John Ballance was an Irish-born New Zealand politician who was the 14th Premier of New Zealand, from January 1891 to April 1893, the founder of the Liberal Party, and a Georgist. In 1891 he led his party to its first election victory, forming the first New Zealand government along party lines, but died in office three years later. Ballance supported votes for women and land reform, though at considerable cost to Māori.

Prime Minister of New Zealand head of the New Zealand government

The Prime Minister of New Zealand is the head of government of New Zealand. The incumbent Prime Minister, Jacinda Ardern, leader of the New Zealand Labour Party, took office on 26 October 2017.

When Ballance led the Liberals into government in 1891, they faced no formal opposition in a party sense, though certain MPs were styled Leader of the Opposition. However, their opponents gradually coalesced around a leader, William Massey, who became Opposition leader in 1903, and in 1909 became the first leader of the new Reform Party. After this, the Leader of the Opposition would always be the parliamentary leader of the largest party in the House of Representatives that had not undertaken to support the Government of the day.

One notable exception to this was during World War I, when the opposition Liberal Party accepted the governing Reform Party's offer to form a wartime coalition. Prime Minister Massey also extended the offer to the new Labour Party who rejected it. This made Labour the largest party not in government, however their leader Alfred Hindmarsh was not officially recognised as the Leader of the Opposition. Joseph Ward, who became Deputy Prime Minister in the wartime cabinet still retained the title, albeit in name only. [10]

During the 1910s and 1920s, the role of Opposition alternated between the Liberal and Reform parties. However, the rise of the Labour Party in the 1920s, together with a gradual weakening in support for the Liberals, led to a three-party situation by the mid-1920s, with the Labour and Liberal parties having a similar number of seats. After the 1925 election there was no official Leader of the Opposition until Rex Mason of Labour won the seat of Eden in the by-election held on 15 April 1926. Labour superseded the Liberals as the official opposition and their leader Harry Holland became Leader of the Opposition. [11]

The 1928 general election put the United Party (a remnant of the Liberals) in government for the last time. Reform then became the Opposition, however in 1931 Reform entered into coalition with the Liberals, and Labour then became the Opposition, despite being the third party. The unity of the Coalition, culminating in the formation of the National Party in 1936, created a stable two-party system, with National and Labour alternating between Government and Opposition for much of the remainder of the century.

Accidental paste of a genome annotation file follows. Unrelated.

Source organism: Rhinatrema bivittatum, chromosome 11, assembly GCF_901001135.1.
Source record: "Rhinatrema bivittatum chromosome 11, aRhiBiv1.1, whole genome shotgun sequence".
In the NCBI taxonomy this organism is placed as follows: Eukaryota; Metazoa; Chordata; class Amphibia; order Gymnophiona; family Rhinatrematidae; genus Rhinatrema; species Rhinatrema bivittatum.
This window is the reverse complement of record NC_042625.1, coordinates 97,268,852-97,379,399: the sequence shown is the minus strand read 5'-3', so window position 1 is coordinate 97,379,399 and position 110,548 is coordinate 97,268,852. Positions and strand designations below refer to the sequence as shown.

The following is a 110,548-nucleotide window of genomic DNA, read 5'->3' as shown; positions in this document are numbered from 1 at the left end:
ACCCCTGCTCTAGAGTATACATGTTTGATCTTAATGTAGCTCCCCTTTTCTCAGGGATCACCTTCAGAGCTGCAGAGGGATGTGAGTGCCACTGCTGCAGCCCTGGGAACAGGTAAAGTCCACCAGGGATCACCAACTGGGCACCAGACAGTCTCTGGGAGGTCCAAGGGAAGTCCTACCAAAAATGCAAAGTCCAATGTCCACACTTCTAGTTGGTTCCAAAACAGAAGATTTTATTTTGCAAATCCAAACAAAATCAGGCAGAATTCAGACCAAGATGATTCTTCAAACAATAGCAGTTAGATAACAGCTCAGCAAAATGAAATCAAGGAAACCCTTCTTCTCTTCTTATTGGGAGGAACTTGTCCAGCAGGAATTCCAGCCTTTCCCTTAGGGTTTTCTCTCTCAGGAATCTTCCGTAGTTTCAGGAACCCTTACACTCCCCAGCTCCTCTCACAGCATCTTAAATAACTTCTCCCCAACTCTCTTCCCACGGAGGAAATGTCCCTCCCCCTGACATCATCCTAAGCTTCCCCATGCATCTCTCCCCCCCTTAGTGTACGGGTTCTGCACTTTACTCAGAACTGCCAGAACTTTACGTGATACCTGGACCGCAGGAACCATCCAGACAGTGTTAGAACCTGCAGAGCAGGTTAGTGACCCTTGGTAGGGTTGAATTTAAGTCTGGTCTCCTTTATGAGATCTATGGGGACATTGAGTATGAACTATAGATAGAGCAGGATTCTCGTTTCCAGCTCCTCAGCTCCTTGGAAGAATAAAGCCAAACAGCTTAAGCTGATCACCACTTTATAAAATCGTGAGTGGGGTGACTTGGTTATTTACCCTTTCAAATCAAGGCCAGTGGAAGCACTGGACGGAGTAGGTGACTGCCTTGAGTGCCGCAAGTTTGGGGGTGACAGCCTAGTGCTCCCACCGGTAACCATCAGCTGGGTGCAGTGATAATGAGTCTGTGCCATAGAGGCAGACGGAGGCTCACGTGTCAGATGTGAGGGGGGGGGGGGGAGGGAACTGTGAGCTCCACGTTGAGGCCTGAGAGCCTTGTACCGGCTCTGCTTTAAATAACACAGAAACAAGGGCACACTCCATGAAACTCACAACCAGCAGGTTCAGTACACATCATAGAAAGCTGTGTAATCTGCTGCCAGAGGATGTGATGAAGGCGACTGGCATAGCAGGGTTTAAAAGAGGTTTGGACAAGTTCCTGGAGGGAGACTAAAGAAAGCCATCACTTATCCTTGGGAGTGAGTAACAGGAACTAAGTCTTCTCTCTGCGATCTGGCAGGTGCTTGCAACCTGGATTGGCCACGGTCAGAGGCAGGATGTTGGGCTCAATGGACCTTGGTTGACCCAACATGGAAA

With the introduction of the MMP voting system, first used in the 1996 general election, the nature of opposition has changed. Now, though the leader of the largest non-Government party still becomes the Leader of the Opposition, there will usually be several parties who are "in opposition". An example of this arose after the 2002 general election, when the National Party gained only 27 seats, less than half the 58 seats held by opposition parties. This prompted calls from a number of parties, notably New Zealand First and the Greens, for the abolition or reform of the post. It was argued by these parties that the position had become an "anachronism" in the modern multi-party environment, and that the days of a united opposition bloc were gone. However, with the revival of the National Party in the 2005 general election, a more traditional relationship between Government and Opposition has been restored. According to Parliamentary Services, the Leader of the Opposition represents and speaks for all parties that are outside Government. [12]

List of Leaders of the Opposition

A table of Leaders of the Opposition is below. Those who also served as Prime Minister, either before or after being Leader of the Opposition, are indicated.

Colour key
(for political parties)
   Liberal
   Reform
   Labour
   United
   National
No.Leader
(Birth–Death)
Constituency
PortraitTerm of officePartyPrime Minister
1 John Ballance
(1839–1893)
MP for Wanganui
John Ballance 1880.jpg 2 July 188923 January 1891 Liberal Atkinson 1887–91
2 John Bryce
(1833–1913)
MP for Waikato
JohnBryce.jpg 23 January 189131 August 1891 Conservative Ballance 1891–93
3 William Rolleston
(1831–1903)
MP for Halswell
William Rolleston (cropped).jpg 31 August 18918 November 1893 Conservative
Seddon 1893–1906
4 William Russell
(1838–1913)
MP for Hawkes Bay
William Russell, ca 1878.jpg 26 June 18943 July 1901 Conservative
5 William Massey
(1856–1925)
MP for Franklin
William Ferguson Massey 1919.jpg 11 September 1903February 1909 Conservative
Hall-Jones 1906
Ward 1906–12